Friday, June 27, 2014

Lessons from a Publisher's Emblem

One of the anthologies of French poetry held in our collection was published by Alphonse Lemerre under the title Anthologie des poëtes français depuis le XVè siècle jusqu'à nos jours. 

Lemerre was born in Normandy in 1838, and from 1860 pursued his career in Paris, becoming one of the leading literary publishers of the day. He was esteemed in particular for his editions of work by the poets of the Parnassian movement. Inspired by the "art for art's sake" thesis of Théophile Gautier, these writers viewed poetry as being primarily concerned with the celebration of beauty, rather than a medium for discussing social issues or transmitting moral values. Oscar Wilde would absorb and refract into literature in English is own interpretation of Parnassian ideas.

There is no date of publication given in our anthology, but from the evidence of the poets included, it would have come out between 1880 and 1895.  What is included on the title page is the emblem shown above: a visual and verbal hallmark which Lemerre made use of across the range of books published by his firm. The significant elements of the image are the act of digging to prepare the ground for planting, the town glimpsed in the background, and the rising sun. The Latin motto "Fac Et Spera" means "Do and Hope", and at the base of the image are Lemerre's initials, "AL".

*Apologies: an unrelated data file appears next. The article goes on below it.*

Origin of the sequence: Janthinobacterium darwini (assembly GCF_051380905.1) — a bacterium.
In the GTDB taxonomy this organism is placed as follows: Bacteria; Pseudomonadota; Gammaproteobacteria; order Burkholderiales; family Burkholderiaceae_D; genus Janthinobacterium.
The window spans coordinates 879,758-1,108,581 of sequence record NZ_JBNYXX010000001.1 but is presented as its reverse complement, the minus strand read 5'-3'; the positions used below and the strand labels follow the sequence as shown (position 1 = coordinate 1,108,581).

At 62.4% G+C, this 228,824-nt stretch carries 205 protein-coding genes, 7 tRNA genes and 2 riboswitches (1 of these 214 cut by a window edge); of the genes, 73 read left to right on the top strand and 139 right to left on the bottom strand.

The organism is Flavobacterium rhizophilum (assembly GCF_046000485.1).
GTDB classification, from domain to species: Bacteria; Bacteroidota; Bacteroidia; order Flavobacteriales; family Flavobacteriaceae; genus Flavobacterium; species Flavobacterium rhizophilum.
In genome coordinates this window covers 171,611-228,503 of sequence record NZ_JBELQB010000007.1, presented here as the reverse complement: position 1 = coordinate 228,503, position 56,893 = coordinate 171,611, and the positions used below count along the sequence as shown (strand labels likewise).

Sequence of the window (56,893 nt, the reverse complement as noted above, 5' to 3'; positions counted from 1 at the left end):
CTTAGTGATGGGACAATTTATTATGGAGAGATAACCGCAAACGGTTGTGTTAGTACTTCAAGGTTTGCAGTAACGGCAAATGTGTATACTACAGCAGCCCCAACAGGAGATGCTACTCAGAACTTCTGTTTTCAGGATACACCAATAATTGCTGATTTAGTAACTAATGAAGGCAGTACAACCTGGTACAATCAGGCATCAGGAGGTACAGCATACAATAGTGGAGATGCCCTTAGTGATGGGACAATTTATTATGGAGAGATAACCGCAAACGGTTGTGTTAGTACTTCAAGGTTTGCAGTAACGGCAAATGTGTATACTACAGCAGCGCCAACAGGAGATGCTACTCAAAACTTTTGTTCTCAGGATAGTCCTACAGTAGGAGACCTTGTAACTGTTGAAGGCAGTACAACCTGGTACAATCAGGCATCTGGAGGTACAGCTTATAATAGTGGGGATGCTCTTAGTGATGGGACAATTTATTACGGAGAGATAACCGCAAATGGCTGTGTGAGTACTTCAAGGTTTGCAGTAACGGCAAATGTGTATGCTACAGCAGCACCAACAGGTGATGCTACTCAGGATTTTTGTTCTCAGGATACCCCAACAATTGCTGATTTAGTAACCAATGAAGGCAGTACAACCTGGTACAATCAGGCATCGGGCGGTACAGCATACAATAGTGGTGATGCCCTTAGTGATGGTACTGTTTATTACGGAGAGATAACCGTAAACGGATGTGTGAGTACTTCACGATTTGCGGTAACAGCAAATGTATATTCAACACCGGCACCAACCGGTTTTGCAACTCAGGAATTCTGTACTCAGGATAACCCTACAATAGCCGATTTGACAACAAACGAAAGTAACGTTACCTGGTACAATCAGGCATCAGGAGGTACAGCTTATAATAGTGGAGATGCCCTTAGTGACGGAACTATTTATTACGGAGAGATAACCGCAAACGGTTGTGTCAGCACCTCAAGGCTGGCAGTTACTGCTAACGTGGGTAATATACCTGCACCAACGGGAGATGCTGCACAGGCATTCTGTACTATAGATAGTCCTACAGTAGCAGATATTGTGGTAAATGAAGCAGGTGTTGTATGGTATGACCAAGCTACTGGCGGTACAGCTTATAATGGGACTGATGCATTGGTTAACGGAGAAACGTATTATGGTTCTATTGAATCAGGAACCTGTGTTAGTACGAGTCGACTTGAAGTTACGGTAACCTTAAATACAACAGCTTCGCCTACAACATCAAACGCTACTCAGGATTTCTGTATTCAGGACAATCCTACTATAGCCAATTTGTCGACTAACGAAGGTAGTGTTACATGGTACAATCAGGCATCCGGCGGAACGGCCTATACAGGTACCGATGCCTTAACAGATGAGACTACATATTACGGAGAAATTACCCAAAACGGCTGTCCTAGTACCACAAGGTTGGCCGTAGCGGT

The origin of this emblem can be traced back to collections of emblems first produced in Europe in the 16th century. Patricia Flemming has explored the "Fac Et Spera" image in particular, and her article can be read at

The emblems were designed to communicate a message: political, amorous, or religious. The original, slightly different, version of Lemerre's image first appeared in 1615. The figure digging is a woman, possibly representing Ceres, the Greek goddess of agriculture. The Hebrew word "Adonai", another name for  God, also appears in this version of the image. Fleming emphasizes that readers would have absorbed a religious message here; prosperity comes from work and from faith in God. The town is the social unit that will thrive through the working figure depicted. The sun symbolizes both prosperity and the divine presence explored through faith.

Lemerre has adapted this image; filtering it through the lens of his own political, moral and literary sympathies. He believed in the French republic, supported anti-clerical positions on both freedom of conscience and the separation of church and state, and published writers for whom literature was an aesthetic, rather than a moral reality.

Yet the "Fac Et Spera" emblem, which had drifted through to him from another cultural epoch, is appropriated in order to present values which Lemerre lived by and wished to be known for: a work ethic, the moral courage of hope. The Parnassians did not teach, but there were still lessons to be learned.